He is the youngest of six, born to parents from a Las Vegas trailer park. His family were so resolutely blue-collar that he literally snorts with incredulity when asked if they were in any way musical or artistic.
"No," he says, as if I'd just asked if his father ever landed on the moon.
"My dad worked in a grocery store. His father did as well. Mum worked in a fast food restaurant called Taco Time, which later became my first job as well."
Nevertheless, life in the Flowers household was far from boring.
His father was an alcoholic who stopped drinking when Flowers was five, then converted to Mormonism in the '80s following a religious epiphany, demanding to be baptised so quickly there was no time to find a church and the ceremony had to be performed in a nearby swimming pool. Flowers watched - "It was great" - and, the odd cigarette or vodka Red Bull, and the business with the Oasis tattoo not withstanding, has stuck with Mormonism ever since. Following his father's conversion, the family moved from Las Vegas to Nephi, a tiny, Mormon-founded town in Utah. Improbably, it was in Nephi that Flowers discovered music, via his older brother, who gave him his Cure and Smiths cassettes as he replaced them with CDs. There was "never" any sense of youthful rebellion about his love of music - "I didn't wear black and not talk to other kids or anything" - nor did it feel like something he wanted to do himself: "I never thought it was an option."
He returned to Vegas at 16 to live with an aunt and at 17 left school, taking a succession of jobs while making tentative forays into putting together a band.
It sounds like a rather bleak period - the menial work, the failure of the world to be set alight by his early synthesiser combo Blush Response - but it was anything but. "The great thing about Vegas is the tips," he says, suddenly animated. "You wake up, you go out to your job and you hustle. You've always got this wad in your pocket, you know it's there, you want to count it all day. It's exciting. I loved it."
Getting it together
Still, the music wasn't going well: Blush Response had broken up, and Flowers found himself in a band with people he delicately describes as "a little more experimental than me". Their association was short-lived.
Next, Flowers answered an advert Dave Keuning had placed, which mentioned Oasis. They took the name the Killers from a New Order video and together wrote Mr Brightside, which went on to be their first hit. Fittingly, given Flowers' Anglophilia, they were spotted by a British record label before the US expressed interest. They flew to England to seemingly instantaneous success: Mr Brightside went into the top 10 and stayed in the charts for 65 weeks. But no sooner had success arrived than dissenting voices were claiming that the Killers' take on alt-rock seemed oddly stilted and contrived.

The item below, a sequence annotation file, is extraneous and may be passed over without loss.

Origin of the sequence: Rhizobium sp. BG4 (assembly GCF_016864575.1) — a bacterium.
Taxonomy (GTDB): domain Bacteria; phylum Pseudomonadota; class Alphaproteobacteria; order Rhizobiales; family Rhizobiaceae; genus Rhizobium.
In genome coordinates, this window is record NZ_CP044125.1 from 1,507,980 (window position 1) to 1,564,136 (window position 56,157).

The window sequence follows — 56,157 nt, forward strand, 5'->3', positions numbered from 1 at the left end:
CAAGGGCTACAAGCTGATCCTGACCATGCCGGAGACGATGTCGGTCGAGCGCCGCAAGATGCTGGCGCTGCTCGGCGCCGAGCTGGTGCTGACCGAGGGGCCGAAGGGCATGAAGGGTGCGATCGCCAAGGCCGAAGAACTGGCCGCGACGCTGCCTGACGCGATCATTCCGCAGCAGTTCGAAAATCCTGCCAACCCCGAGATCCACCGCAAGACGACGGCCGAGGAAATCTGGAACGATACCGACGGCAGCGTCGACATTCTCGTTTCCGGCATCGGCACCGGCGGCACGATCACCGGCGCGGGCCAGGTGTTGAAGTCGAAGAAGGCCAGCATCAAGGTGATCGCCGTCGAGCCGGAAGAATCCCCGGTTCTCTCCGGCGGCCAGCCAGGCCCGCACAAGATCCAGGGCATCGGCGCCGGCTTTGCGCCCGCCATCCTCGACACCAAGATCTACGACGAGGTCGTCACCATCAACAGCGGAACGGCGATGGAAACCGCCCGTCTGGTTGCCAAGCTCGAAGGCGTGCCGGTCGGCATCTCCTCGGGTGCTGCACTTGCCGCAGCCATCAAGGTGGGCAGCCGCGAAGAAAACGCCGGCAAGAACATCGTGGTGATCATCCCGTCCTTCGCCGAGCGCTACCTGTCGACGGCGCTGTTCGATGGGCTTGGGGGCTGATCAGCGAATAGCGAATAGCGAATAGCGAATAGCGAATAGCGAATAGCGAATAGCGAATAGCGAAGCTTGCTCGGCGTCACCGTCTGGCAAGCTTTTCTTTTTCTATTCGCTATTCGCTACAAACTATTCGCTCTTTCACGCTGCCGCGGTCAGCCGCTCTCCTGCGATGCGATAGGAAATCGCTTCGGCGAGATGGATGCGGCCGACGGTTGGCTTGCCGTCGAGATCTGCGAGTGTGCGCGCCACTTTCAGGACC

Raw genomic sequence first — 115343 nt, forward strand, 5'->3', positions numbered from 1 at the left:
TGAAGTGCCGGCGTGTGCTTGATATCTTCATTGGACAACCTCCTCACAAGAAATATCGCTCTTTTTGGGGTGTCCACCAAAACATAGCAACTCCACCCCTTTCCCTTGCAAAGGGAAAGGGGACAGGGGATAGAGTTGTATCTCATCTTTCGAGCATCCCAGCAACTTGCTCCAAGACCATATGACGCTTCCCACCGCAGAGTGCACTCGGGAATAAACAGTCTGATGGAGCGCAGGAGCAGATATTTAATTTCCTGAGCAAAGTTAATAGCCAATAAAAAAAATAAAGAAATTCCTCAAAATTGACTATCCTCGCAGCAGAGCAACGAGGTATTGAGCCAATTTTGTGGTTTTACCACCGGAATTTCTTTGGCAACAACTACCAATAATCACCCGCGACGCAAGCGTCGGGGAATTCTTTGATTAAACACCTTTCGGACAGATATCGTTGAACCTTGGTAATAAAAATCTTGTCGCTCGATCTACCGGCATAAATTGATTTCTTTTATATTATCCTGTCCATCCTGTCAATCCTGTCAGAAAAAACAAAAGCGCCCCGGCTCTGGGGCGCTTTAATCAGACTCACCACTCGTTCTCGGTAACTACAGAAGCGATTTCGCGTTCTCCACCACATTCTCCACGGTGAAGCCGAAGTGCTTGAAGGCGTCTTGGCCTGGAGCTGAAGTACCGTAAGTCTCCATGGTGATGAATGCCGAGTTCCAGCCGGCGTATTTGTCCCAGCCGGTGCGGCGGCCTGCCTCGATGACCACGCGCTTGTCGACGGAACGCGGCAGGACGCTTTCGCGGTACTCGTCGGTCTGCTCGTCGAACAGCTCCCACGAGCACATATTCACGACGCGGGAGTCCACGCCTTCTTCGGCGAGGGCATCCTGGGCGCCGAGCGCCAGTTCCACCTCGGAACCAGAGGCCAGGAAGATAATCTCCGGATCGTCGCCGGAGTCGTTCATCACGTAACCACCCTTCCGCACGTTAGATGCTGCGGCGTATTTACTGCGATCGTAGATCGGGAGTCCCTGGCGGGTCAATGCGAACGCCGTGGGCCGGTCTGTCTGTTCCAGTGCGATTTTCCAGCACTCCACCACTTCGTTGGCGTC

"If you look at us and you hear it, it's almost too good to be true," he says flatly, and he has a point: a ready-made pin-up singing songs that sound impossibly commercial.
"We have good songs, it sounds perfect, it sounds contrived, but it wasn't."
And there was the Killers' sudden physical transformation, around the release of Sam's Town - make-up and rhinestones abandoned in favour of looking like extras from Deadwood - which was interpreted in some quarters as a cynical attempt to get middle America to like them.
Sam's Town did noticeably worse than their debut. Worse, Day & Age failed to make up the lost ground, which clearly rankles. "How much does it bother me?" he says. "I think about it every day. I've thought about it today. I've already talked about it today with my press officer."
Indeed, he still seems to be thinking about it after their performance at the Belgian festival, which by anyone's standards is a triumph: the crowd sing along, scream, hold up signs bearing messages of undying devotion to Flowers. But Flowers picks apart his performance: a wrong note here, a missed cue there. After all, he can't help it if he's businesslike.
Don't miss it
The Killers' new single, A Dustland Fairytale, from the album Day & Age, was out on August 10